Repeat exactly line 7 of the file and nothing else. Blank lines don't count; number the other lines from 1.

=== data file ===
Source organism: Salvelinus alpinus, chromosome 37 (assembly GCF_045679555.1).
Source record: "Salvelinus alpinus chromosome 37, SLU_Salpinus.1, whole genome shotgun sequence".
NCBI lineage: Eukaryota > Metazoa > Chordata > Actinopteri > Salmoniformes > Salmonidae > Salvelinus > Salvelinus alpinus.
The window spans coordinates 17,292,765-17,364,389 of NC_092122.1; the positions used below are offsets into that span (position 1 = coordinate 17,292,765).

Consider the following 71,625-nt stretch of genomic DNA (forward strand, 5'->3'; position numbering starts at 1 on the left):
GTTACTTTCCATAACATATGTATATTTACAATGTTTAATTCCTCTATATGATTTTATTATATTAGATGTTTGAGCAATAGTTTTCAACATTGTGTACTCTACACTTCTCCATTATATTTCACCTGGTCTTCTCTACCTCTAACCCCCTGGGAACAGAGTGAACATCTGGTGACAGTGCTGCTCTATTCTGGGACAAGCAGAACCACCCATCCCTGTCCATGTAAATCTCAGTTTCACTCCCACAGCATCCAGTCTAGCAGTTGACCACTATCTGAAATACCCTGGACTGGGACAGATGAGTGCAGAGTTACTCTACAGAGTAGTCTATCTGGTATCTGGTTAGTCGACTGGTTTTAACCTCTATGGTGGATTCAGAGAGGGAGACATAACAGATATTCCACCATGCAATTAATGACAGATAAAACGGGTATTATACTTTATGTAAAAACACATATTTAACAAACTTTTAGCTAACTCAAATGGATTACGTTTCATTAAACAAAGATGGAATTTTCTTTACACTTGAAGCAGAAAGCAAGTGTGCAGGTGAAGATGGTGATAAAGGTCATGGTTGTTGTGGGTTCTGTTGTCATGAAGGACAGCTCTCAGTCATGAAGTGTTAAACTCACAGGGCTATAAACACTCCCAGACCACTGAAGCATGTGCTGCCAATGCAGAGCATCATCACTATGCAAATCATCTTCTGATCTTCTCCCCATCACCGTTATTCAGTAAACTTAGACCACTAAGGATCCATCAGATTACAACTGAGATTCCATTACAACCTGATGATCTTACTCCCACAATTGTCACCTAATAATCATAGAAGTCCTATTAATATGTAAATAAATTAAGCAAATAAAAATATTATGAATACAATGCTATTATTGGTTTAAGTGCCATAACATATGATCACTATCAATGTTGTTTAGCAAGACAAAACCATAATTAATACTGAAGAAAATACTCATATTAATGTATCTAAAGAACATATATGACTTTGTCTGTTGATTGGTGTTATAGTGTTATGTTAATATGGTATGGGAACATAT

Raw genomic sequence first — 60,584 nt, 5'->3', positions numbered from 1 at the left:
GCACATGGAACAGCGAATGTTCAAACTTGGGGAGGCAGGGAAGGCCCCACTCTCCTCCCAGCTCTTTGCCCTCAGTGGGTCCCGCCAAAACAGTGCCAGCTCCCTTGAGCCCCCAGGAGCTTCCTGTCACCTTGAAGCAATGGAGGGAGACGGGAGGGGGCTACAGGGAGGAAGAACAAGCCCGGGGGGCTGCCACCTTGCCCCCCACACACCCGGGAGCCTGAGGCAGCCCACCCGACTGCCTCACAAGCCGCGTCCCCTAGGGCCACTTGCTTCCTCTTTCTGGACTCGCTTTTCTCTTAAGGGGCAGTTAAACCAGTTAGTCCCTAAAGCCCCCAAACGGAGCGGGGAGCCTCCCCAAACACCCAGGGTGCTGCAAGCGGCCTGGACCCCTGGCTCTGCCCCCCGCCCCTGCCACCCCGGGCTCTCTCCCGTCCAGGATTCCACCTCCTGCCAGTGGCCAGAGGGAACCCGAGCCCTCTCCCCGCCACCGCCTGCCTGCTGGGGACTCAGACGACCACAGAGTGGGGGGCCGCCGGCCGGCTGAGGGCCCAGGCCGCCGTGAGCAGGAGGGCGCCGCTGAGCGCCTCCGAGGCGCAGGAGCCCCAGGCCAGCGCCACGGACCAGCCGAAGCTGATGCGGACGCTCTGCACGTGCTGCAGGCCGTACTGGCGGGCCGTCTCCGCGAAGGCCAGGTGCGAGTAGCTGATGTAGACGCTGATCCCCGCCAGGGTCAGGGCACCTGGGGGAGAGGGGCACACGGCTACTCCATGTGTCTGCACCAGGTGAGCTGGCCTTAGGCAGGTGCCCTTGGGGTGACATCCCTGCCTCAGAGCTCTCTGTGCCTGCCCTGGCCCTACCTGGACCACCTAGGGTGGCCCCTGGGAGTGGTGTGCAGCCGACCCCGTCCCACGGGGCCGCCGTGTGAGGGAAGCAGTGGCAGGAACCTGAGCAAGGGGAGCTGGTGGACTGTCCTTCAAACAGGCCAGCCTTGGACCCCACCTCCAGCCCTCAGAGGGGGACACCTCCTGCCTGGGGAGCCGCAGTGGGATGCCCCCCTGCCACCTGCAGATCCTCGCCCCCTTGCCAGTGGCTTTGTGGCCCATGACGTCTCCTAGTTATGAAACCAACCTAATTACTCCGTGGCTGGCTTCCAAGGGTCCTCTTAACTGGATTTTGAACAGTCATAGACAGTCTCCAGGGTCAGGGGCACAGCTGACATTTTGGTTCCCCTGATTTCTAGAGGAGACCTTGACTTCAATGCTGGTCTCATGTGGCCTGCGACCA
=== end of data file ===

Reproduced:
Raw genomic sequence first — 60,584 nt, 5'->3', positions numbered from 1 at the left: